The statue of Field Marshall Smuts was unveiled in Parliament Square on the 7th November 1956. Sculpted by one of the nation’s favourite artists, Jacob Epstein, and cast by Art Bronze Foundry (London) Ltd, this monument is another fine example of British foundry skills.
To the casual visitor, the statue’s black surface didn’t look out of place among a sea of other statesmen of varying shades of bronze on Parliament Square, but to a bronze conservator, the deep black surface was our first piece of evidence that something was amiss.
True black patinas on monuments of that period and earlier are very rare. Black waxing, or boot-polishing statues, however, was a common method used to ‘tidy-up’ sculptures that had been looking poor for decades. It was a cheap way of covering over disfigured surfaces and corrosion.
The black layer on Marshall Smuts lifted easily suggesting that, indeed, the coating was not a patinated finish, which a foundry would have applied. This coating was obscuring a lower layer which had evidence of a patchy green patina. During initial cleaning tests, we discovered that the identical shade of green was found quite universally over the body. Although it can be difficult on bronzes to differentiate between a naturally forming green patina and an artificially patinated shade, it is very uncommon to find a naturally forming green patina being a standard shade across a surface. This is because the corrosion will have formed very specifically according to the pollutants on that area of the bronze, the shape of the surface, prevailing winds along with many other factors. To have the same circumstances at a variety of points across an outdoor sculpture would be highly unusual. The evidence pointed to the original patina being green.
Consulting historic imagery was frustrating. There were many images of the statue being unveiled and even video footage, but alas, all were in black and white. However, it was possible to discern that the statue appeared to be very pale in colour completely opposite to the existing black shade and the other dark bronzes in Parliament Square.
We discovered a passage in Public Sculpture of Historic Westminster Vol. 1 (Ward-Jackson, 2011, pp 206-208) stating that at the time of the unveiling The Times reporter found the viridian green patina ‘unexpectedly vivid’ and hoped that time and the London atmosphere would ‘soften the tone and also the glossiness of the finish. ’ Other newspaper reports described it as “bright green” and “startling green”.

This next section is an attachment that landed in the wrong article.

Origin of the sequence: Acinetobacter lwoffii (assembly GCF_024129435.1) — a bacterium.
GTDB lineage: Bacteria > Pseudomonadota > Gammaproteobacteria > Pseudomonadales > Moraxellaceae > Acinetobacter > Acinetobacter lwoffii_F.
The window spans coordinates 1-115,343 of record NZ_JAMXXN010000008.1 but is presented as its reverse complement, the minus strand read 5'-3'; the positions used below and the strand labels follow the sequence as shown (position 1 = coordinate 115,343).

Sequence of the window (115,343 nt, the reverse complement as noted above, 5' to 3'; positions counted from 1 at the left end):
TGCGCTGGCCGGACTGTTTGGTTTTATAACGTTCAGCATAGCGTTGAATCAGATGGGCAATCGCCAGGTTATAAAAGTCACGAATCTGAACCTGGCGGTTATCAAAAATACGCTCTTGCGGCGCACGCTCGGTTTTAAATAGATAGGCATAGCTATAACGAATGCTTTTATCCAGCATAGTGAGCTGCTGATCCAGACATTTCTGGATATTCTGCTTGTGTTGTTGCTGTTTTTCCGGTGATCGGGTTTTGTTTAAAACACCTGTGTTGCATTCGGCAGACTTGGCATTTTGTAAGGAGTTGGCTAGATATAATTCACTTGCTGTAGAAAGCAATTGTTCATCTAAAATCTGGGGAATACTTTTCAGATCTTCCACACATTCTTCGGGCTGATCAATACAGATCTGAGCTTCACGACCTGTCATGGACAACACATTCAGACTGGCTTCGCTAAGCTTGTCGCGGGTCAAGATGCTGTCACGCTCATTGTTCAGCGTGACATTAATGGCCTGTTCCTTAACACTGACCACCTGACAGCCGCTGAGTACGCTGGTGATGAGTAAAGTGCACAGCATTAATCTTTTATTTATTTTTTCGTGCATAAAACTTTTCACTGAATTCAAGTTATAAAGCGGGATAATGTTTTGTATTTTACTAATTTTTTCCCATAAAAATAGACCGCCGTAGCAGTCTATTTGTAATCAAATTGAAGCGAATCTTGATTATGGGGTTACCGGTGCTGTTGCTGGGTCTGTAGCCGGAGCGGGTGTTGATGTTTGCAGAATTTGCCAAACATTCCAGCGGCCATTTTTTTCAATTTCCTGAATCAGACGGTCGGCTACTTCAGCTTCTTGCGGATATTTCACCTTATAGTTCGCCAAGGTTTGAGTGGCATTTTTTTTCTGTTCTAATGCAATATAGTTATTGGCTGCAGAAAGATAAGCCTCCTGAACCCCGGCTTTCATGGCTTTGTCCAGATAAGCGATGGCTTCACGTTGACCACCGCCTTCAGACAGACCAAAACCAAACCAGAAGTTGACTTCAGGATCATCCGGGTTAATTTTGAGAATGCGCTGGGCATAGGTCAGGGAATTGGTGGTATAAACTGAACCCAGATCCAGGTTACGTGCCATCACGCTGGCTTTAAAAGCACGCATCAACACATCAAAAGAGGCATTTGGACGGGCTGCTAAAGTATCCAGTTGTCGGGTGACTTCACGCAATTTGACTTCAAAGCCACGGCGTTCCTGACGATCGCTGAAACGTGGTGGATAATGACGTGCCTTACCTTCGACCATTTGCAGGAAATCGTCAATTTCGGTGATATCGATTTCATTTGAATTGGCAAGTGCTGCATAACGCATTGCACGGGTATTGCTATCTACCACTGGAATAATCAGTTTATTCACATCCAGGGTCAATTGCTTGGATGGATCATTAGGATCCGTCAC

These were the first items of textual evidence that we found confirming that the sculpture’s original shade was not black, but green. This was followed up with discussions with the Art Bronze Foundry who are still in existence and within the same family’s hands; consultation with Westminster Archives & Local Studies Officer and watching BBC commentary of the unveiling by Richard Dimbleby. We also corresponded with The South African Legion, who contacted some of those who had attended the initial unveiling for eyewitness reports. These pieces brought together a solid picture of the original finish.
With further study of the physical green fragments dotted across the surface, and the statue’s overall condition, some conservation decisions had to be made. Treatment was absolutely essential to slow the degradation of the sculpture which had become quite acute. The existing black coating had failed in large segments and it was clear that activity was taking place beneath at the detriment of the metal’s surface. It was felt to be of paramount importance to recognise Jacob Epstein’s original intent for the sculpture, which was very different to the current aesthetic.
It is unknown why the statue was given a pigmented black coating during its past. It is not the first outdoor sculpture to have had such a treatment when it began to look poor and it could well have been a decision made in ignorance of the artist’s intended finish.
The conclusion was made to return Field Marshall Smuts to as close a resemblance to his original finish as possible. During the works, he was cleaned, corrosion stabilised, and re-patination was undertaken to match the existing patina fragments. He now stands proudly, keeping a military watch over the Square as he would have done 61 years ago.
We have other interesting articles on challenging bronze statue restoration projects if you are keen to read more, the work we did on The Aldersgate Flame, might interest you.
If you’d like to know more about how statue restoration, take a look at our online course, going live in 2019.